Gardner’s awkward scheduling priorities

During the government shutdown last August, two weeks after the heavens opened up and turned north-eastern Colorado into a national disaster flood zone, Colorado Congressman Cory Gardner met with Karl Rove and big-money GOP donors to hobnob.

As KDVR’s Eli Stokols reported last week, Ken Vogel recalls the ill-timed Gardner meeting in “Big Money,” a new book on contemporary campaign finance.

Rove, according to Vogel, didn’t expect many prominent politicians to attend the event, given the timing. He thought “it would look pretty bad for any Republican to be caught schmoozing big donors at the very moment the party’s congressional contingent was being blamed for an unpopular stalemate causing real pain for regular Americans.”

And yet:

“Just after 7 p.m. — at the precise moment when Boehner was emerging from the White House to announce there was no deal in sight to end the shutdown — up to the Crossroads summit registration desk swaggered two of the very men whose support Boehner would need to pass any such deal.”

One of the men was Gardner. The other was Sean Duffy a Republican from Wisconsin.

The story recalls Gardner’s attendance at a fundraiser hosted for him by British Petroleum in June 2010. The swank event at the “boutique Hotel George” made national headlines, coming as it did during the BP Deepwater Horizon spill in the Gulf of Mexico, the largest marine oil spill in the history of the petroleum industry. The gusher was still spewing crude into the Gulf as Gardner was meeting with the company’s lobbyists. Meantime, other members of Congress were hauling BP executives before committees to explain themselves, and the public tuned into those committees was up in arms that BP and its contractors had taken shortcuts that lead to the disaster.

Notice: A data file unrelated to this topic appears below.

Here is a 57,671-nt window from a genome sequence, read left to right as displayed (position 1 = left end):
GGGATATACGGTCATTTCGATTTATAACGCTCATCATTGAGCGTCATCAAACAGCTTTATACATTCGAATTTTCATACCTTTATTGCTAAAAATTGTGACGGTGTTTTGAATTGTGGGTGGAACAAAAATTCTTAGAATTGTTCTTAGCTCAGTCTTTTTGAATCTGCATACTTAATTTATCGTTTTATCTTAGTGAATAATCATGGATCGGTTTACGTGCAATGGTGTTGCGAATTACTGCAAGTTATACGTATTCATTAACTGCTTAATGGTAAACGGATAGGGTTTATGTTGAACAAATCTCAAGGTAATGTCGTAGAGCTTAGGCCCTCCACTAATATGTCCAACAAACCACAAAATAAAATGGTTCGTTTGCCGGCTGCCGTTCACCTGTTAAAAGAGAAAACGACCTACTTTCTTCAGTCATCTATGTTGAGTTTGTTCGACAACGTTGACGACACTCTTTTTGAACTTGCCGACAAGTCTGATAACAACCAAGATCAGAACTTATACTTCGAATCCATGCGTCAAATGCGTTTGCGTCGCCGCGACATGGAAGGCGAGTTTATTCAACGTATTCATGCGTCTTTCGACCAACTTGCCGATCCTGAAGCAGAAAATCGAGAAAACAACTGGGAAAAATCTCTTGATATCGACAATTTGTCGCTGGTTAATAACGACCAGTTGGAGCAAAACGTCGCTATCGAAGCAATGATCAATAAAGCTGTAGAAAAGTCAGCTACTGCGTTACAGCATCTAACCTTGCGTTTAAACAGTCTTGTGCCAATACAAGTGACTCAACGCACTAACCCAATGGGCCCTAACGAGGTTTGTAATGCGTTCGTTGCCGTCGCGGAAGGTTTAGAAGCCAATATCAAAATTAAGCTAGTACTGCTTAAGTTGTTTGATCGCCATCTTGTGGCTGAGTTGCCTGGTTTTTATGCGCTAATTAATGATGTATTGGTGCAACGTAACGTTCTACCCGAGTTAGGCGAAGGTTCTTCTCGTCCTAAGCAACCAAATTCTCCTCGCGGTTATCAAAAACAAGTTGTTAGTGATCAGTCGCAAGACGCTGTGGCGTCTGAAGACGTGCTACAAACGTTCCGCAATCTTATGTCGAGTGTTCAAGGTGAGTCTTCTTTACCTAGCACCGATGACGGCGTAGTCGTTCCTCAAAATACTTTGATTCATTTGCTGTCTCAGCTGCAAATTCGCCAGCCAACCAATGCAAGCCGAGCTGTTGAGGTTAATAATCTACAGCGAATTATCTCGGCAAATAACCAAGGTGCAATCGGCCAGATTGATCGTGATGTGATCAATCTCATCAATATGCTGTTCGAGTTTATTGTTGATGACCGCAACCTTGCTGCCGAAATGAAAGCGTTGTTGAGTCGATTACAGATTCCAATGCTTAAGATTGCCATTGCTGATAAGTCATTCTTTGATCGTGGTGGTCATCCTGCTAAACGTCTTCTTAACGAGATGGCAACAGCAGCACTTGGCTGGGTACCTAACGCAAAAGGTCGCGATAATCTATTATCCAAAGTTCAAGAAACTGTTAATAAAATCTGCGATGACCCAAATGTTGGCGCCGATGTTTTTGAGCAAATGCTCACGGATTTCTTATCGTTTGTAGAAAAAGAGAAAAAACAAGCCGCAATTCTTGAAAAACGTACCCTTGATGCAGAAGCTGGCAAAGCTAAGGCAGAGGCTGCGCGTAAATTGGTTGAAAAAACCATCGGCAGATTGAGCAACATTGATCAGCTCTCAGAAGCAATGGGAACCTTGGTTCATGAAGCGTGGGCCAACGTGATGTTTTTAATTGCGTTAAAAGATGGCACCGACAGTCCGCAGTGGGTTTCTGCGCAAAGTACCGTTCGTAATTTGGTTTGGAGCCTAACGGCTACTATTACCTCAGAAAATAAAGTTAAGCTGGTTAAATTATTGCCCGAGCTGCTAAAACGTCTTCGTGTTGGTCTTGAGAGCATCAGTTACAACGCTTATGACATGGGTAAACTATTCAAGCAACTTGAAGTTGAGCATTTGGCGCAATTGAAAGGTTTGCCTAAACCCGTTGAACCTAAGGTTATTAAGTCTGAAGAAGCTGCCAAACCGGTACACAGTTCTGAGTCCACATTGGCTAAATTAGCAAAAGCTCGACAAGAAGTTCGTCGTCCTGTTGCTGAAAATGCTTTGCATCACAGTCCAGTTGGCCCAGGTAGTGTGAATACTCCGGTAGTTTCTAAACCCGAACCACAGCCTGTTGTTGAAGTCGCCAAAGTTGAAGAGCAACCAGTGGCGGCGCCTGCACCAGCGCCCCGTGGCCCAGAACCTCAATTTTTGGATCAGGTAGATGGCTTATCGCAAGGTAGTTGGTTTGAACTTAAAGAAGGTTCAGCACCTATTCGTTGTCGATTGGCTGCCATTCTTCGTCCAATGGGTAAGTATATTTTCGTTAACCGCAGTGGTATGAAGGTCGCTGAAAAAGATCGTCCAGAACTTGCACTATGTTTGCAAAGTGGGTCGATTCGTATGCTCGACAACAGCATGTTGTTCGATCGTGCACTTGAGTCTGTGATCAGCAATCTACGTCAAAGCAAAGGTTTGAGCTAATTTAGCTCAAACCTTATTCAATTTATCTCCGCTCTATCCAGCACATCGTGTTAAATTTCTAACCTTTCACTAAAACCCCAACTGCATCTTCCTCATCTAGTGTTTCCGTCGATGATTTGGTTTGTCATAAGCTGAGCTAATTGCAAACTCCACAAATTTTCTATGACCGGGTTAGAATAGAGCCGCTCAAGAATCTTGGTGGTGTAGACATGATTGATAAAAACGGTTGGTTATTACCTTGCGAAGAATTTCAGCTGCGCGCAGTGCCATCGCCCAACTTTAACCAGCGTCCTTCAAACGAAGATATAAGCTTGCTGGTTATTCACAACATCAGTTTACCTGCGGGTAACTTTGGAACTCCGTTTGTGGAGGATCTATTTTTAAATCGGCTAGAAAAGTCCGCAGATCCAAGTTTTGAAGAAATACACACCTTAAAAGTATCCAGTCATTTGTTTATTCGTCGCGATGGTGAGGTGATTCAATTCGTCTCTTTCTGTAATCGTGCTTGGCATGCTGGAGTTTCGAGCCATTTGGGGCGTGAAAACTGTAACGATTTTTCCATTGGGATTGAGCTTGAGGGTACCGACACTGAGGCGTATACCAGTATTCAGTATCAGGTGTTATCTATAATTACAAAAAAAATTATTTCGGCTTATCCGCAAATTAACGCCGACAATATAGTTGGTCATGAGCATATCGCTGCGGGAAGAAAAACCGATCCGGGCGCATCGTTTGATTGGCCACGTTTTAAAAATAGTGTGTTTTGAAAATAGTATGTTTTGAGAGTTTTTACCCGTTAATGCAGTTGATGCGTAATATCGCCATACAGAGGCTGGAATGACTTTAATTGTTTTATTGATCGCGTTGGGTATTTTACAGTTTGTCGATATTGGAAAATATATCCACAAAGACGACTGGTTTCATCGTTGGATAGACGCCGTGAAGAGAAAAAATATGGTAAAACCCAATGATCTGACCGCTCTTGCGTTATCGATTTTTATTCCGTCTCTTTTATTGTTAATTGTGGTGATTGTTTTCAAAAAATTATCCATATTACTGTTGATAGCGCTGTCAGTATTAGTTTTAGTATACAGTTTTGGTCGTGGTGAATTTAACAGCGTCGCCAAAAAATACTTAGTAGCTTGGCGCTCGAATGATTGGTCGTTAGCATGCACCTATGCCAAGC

As the Huffington Post put it at the time: “In the wake of the greatest environmental catastrophe in U.S. history, even the appearance of sympathy for BP has been seen as potentially career-threatening. That, however, isn’t stopping Colorado congressional candidate Cory Gardner from accepting money raised by the disgraced oil giant’s lobbyists.”

Gardner’s ties to the oil-and-gas industry are well documented. He has made campaign-finance history for taking far and away the most money from oil and gas than any previous holder of his District Four seat.